Ausstellungsbereich im Papyrusmuseum: Schreiberutensilien und Papyruswurzel

Root of a papyrus shrub

ca. 1873, right bank of the Chobe, gift from Dr Emil Holub

This is the only papyrus root that Dr Holub could capture because he was not bothered by the crocodiles.

Papyrus was a versatile crop in Ancient Egypt and was used to make numerous everyday products. In addition to ropes, sandals and baskets, boats were also made from papyrus.

However, it is best known for being used to produce a light and stable writing medium from the pith of the plant, which over time developed into the most important writing material of antiquity and was in use from its beginnings - the oldest papyrus find is an uninscribed papyrus scroll from the 1st Dynasty (approx. 3000 BC) - until the early Arabic period of Egypt for around 4000 years.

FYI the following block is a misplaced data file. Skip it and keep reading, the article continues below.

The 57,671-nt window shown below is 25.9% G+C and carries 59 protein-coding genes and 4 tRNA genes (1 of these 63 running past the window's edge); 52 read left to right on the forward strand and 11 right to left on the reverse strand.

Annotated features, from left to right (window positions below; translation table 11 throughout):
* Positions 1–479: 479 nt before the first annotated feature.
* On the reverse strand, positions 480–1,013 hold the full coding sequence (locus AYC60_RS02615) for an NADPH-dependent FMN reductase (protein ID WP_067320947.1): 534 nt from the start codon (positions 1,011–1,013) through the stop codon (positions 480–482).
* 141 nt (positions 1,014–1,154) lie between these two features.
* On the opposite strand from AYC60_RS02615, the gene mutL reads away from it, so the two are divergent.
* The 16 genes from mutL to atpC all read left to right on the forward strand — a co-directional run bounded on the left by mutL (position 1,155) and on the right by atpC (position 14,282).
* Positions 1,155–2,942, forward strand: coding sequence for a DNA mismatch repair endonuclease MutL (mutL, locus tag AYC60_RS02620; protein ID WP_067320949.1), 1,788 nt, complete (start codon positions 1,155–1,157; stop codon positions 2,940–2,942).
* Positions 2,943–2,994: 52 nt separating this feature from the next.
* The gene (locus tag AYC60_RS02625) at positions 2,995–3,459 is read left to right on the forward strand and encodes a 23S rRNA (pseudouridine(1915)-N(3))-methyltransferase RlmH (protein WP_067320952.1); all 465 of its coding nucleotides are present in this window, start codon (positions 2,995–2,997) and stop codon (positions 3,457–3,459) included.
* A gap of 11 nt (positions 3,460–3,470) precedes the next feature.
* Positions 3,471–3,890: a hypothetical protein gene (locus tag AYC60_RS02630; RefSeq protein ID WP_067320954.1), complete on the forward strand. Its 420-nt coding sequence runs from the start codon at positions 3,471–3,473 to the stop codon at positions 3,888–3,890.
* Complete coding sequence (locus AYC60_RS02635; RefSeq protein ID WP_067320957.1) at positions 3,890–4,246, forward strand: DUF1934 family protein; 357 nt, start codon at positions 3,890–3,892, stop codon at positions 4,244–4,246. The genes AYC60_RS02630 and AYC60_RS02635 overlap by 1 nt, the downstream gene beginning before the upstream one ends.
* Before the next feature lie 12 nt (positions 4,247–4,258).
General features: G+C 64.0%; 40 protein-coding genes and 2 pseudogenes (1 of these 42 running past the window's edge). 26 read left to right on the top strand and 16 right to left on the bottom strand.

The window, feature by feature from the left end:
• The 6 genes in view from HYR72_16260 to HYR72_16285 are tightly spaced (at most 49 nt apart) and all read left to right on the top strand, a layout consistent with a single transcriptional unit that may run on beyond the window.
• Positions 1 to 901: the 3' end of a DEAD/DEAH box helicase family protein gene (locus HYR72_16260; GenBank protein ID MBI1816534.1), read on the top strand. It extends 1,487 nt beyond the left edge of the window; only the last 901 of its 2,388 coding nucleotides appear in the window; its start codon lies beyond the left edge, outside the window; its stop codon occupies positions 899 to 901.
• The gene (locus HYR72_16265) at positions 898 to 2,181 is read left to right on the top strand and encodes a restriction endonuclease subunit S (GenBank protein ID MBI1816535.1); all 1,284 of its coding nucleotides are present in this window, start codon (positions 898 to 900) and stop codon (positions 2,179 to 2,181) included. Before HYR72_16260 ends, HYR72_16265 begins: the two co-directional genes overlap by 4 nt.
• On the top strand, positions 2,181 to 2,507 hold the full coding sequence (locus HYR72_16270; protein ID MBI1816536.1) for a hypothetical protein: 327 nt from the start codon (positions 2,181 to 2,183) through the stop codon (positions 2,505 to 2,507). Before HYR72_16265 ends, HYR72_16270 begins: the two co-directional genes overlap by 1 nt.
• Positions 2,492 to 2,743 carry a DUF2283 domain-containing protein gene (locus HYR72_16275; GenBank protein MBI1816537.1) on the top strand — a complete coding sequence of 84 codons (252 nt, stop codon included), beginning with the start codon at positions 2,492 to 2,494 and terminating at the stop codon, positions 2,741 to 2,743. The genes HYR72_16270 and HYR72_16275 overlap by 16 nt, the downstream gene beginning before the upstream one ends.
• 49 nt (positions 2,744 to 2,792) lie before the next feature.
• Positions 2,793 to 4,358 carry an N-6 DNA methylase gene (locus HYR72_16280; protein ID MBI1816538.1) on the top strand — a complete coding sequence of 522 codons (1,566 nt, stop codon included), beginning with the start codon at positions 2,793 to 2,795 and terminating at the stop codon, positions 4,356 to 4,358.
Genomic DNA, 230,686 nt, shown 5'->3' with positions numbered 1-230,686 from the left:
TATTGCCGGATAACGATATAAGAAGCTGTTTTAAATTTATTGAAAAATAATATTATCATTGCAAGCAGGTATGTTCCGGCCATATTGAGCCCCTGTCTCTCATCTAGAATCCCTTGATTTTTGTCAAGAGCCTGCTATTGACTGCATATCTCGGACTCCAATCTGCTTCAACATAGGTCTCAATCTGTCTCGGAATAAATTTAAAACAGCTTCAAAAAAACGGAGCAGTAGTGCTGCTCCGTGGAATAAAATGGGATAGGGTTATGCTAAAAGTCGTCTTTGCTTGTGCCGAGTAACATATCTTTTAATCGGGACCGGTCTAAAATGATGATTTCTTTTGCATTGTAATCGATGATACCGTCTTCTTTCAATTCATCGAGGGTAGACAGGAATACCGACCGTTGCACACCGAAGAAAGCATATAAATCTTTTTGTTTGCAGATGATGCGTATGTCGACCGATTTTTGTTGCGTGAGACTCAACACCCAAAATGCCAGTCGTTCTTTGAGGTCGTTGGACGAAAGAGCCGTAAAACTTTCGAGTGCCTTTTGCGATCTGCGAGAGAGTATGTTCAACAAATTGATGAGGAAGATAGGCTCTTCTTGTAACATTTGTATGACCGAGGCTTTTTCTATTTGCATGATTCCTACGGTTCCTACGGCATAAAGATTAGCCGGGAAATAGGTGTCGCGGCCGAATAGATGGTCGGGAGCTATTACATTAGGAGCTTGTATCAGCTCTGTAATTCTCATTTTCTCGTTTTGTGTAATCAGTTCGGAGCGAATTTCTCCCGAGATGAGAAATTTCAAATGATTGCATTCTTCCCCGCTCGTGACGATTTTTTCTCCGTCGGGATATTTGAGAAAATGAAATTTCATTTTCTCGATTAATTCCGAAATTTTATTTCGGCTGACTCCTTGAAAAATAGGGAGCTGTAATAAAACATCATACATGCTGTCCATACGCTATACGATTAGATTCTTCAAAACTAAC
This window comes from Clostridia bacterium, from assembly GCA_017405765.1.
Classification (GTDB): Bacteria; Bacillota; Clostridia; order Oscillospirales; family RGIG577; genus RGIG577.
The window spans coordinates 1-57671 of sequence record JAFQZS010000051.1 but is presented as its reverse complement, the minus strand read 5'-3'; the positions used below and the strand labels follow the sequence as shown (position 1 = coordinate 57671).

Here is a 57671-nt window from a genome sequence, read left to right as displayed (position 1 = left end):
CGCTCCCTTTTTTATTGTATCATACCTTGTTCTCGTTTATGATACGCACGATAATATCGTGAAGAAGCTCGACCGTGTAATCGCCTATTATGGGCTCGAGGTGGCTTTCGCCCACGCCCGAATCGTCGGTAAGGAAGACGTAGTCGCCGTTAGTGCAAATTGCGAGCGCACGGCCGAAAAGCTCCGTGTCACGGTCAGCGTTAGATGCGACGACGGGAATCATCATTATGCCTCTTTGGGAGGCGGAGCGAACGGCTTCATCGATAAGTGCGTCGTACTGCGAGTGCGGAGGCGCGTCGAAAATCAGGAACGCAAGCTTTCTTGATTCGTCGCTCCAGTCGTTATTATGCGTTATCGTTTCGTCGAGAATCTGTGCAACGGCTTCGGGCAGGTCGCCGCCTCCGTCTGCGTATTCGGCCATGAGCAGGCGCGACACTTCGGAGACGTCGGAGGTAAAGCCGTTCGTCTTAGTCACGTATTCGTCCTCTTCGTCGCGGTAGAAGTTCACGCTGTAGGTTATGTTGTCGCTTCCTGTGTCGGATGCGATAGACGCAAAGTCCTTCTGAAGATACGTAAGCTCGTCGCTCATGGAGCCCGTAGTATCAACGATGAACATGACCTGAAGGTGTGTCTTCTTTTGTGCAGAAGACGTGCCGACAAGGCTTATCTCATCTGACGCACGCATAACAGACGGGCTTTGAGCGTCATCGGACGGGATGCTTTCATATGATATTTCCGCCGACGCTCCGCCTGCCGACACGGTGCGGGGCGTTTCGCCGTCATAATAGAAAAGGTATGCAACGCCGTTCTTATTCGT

This root was harvested by the African explorer Dr Emil Holub on the right bank of the Chobe around 1873. The rhizome was about half a metre below the water level. Obviously he harvest was dangerous, as crocodiles live in this area.

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